Itʼs not just anywhere where one can wake up to a cork ceiling that was, decades ago, used to keep meat carcasses from spoiling. Sleepy-eyed, I would step from my bed onto the unpolished concrete floor, pass by the white, uneven concrete walls, and walk into the kitchen to make myself a few cups of coffee. So began my day at Blue Star Lofts.
This former meat freezer would have been a hard sell for the most talented of real estate agents anywhere else. No dishwasher: check. No storage: check. This place forced me to get creative (and quick to wash dishes). But this place is located at Blue Star, what many consider the epicenter of creativity in San Antonio. The loftʼs amenities, or lack thereof, were an afterthought when the culture of the area is a marriage of art, food, and elixirs. I couldnʼt have been happier.
Appalled at what I paid in rent, friends from other neighborhoods never understood my “quality of life” rationalization until they visited and saw that on any given night, I could step outside of my apartment and walk twenty feet to 1919 and Joe Blueʼs to meet up with neighbors, “Cheers“-style.
Artists, musicians, architects, oil-and-gas guys; my neighbors were an interesting concoction of people.
Sometimes on the walk over, I could make a pit stop at Cinnabar for an art exhibit, usually running into friends and following up with dinner, a decision usually difficult to make given the plethora of area restaurants (Liberty Bar, La Tuna, Blue Star Brewery, Tito’s, Hot Joy, and more).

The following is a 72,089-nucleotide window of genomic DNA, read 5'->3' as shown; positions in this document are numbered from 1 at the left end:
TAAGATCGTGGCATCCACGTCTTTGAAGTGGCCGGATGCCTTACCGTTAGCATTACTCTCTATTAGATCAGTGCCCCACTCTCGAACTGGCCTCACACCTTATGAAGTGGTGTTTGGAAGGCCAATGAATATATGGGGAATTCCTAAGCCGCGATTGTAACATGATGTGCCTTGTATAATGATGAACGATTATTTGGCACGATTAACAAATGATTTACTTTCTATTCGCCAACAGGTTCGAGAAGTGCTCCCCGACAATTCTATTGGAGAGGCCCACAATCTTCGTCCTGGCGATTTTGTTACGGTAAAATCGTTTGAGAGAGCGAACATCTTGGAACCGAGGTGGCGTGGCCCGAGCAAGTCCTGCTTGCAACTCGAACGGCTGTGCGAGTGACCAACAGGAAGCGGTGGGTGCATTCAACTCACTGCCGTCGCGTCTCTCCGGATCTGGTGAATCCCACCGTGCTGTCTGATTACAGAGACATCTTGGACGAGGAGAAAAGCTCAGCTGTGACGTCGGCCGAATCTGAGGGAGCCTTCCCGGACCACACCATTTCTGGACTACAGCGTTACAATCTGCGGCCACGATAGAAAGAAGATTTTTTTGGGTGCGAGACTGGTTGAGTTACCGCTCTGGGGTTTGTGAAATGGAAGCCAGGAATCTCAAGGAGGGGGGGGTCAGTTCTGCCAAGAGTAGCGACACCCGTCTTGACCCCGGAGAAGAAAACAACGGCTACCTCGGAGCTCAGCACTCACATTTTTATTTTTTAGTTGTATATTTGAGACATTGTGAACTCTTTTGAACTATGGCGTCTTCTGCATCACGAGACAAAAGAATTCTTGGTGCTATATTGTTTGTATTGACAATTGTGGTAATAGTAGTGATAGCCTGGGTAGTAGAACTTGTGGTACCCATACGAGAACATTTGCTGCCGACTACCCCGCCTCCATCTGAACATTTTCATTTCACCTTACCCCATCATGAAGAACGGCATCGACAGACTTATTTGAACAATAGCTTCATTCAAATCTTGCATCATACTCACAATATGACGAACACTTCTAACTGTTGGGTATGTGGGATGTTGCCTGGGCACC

Iʼd take my skeptical friends to my Zen spot on the river: a rocky makeshift bridge where Iʼd go sit and think, surrounded by water and ducks. Dog-walking, bicycles, a walk to Halcyon for coffee. As a friend of mine said, “I feel like Iʼve arrived to the mothership.” Quality of life, indeed.
So when my sister told me she was leaving downtownʼs Vistana and found a two-bedroom condo at South End Lofts – two blocks down from Blue Star (see top image) – I decided to make the move, as weʼd been talking about living together and Iʼd be a mere two blocks away from “the mothership.”
Also in keeping with the areaʼs reused spirit, South End Lofts was originally a chandelier parts manufacturer and a lumber company distribution center. Architects kept details particular to the original building, such as the massive scale in the middle of my living room that once weighed packages more than 1000 pounds; I now look at it as a sort of functional installation art piece. White, exposed brick walls, a dream kitchen (dishwasher included), concrete floors, and an open living space: Iʼm obsessed.
While an art gallery isnʼt 10 feet from my loft anymore, life is much the same. I still get on my bike on a beautiful Sunday afternoon and ride to Feast for some “Eggs from Hell” and mimosas, only to continue the day surrounded by dogs and fellow beer lovers at The Friendly Spot.
First Thursday, First Friday, and Second Saturday are still almost literally outside my door, whereas they were literally outside my door at Blue Star. The lifestyle changes are miniscule. The most important thing is that my neighborhood and culture never changed. And that is exactly why Iʼve never been happier.
*Featured/top image: South End Lofts, as seen from West Peden Alley. Photo by Adrian Ramirez.